The Good Governance Institute (GGI) has been working in collaboration with Allocate Software to explore how mechanised assurance can help to improve the performance of NHS organisations, considering both the challenges the sector is facing and the ongoing movement towards system working.
Following the development of a white paper, produced in collaboration with NHS colleagues, GGI and Allocate hosted a round table in London on 27 February 2018 to launch the first draft of the white paper and refine the recommendations contained within the white paper before its publication. Discussion at the round table ranged from exploring and defining the value of assurance, how effective assurance can support improvement in challenged trusts, and how to ensure assurance is underpinned by engagement and a positive culture.
The session was attended by:
- Sam Armstrong, Board Secretary, Barking, Havering and Redbridge University Hospitals NHS Trust
- Alex Bolton, Safety Learning Programme Manager, Chelsea and Westminster NHS Foundation Trust
- Dr John Bullivant, Chair, GGI
- Andrew Corbett-Nolan, Chief Executive, GGI
- Angela Helleur, Improvement Director, NHS Improvement
- Karen Hunter, Non-Executive Director, Mid Essex Hospital NHS Trust
- Liz Jones, UK Marketing Director, Allocate Software
- Dr Nadeem Moghal, Medical Director, Barking Havering and Redbridge University Hospitals NHS Trust
- Sarah Owers, Product Owner, Allocate Software
- Sara Turle, Member of the Patient Partnership Council, Barking, Havering and Redbridge University Hospitals NHS Trust
Early on in the session, the point was made that there is currently a lack of centralised guidance on assurance, with the focus from the centre often being on compliance rather than assurance. There is room therefore for a more thorough and consistent approach from the centre, and a key focus of the round table was to consider what recommendations could be, for providers, regulators, GGI, and Allocate, as the NHS and assurance move forward.
Governance and assurance
The work and ideas of Professor Mervyn King, Chair of the South African Committee on Corporate Governance, were considered at the round table, with a particular focus on the use of governance as a tool to keep confidence in the system. It was also emphasised that there should be a strong connection within the NHS between quality assurance and the assurance of governance, however, it can often be difficult to describe the value of assurance. Assurance was described as a concept that when it is working well, you often do not notice it. Nevertheless, it is something that in the complex environment the NHS is operating in today it is vital to get right, and the importance of successfully managing tensions between quality, cost efficiencies, and engagement in assurance was emphasised. Also discussed was the ethical and moral bottom line of governance, and that NHS board members are looking after something that is not theirs, and should aim to leave it in a better place than they found it. With this in mind, assurance should be ward to board and beyond, with the public looking to the board for assurance about the performance of their local health services.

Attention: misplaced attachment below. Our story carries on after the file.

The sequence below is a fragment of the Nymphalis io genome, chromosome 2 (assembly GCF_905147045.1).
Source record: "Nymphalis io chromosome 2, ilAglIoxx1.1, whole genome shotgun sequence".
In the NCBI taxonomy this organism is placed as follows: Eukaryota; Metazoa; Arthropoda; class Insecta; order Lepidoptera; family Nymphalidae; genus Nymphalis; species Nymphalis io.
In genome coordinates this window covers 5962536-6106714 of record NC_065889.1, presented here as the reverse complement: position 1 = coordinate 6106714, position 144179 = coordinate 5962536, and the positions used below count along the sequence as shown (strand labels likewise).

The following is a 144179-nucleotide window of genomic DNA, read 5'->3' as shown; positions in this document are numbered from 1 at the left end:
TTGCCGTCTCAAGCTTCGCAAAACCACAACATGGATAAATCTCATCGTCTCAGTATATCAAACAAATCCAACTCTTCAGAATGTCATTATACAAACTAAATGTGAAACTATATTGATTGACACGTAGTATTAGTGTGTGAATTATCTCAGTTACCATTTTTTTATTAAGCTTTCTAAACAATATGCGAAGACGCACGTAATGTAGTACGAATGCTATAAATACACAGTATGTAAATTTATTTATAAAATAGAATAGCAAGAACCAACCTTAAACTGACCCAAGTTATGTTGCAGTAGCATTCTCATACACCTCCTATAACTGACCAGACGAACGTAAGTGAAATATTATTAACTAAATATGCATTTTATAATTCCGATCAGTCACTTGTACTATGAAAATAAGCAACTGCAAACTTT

Workforce and clinical engagement
Time was spent considering the importance of connecting assurance and workforce – ‘you uncouple the two at your peril’ – as the NHS is a human service. Policies and improvement strategies can live or die based on how far the workforce engages with them and proactively implements them, and it was suggested that the systems used can add value in terms of culture. It is key that any assurance system is reinforced and underpinned by a positive culture that supports staff to be innovative and focused on quality and performance improvement. In challenged trusts, it is also necessary to help staff gain confidence about the issues the organisation is facing. Good governance should be found not just at board level but at department and divisional level, as well as non-clinical areas.
Assurance as an improvement tool
Time was spent considering the typical characteristics often found in challenged trusts. These included:
- Unstable and exhausted leadership
- No existing culture of good governance
- Disengaged workforce and patients
- A sense of seeing the regulator as the ‘enemy’, and negative inspections being a surprise
- An unstructured way of operating and ‘information overload’
- Confused accountabilities and not knowing where to start to improve things
The best improvement plans are often those that facilitate board discipline and challenge while also focusing on doing fewer things really well, and are supported by robust systems that continuously check the data and the impact being made on performance. These often help to improve staff morale and engagement. Meanwhile an assurance system that is constantly updating the data and facilitating communication between ward and board can be useful in addressing some of the issues often found in challenged trusts. It was suggested that an organisation cannot be successful if it is not rooted in learning, and having the right assurance systems in place can help to support a culture shift towards continuous learning. When you get the systems right, you can focus on the improvement of performance, engagement, and outcomes.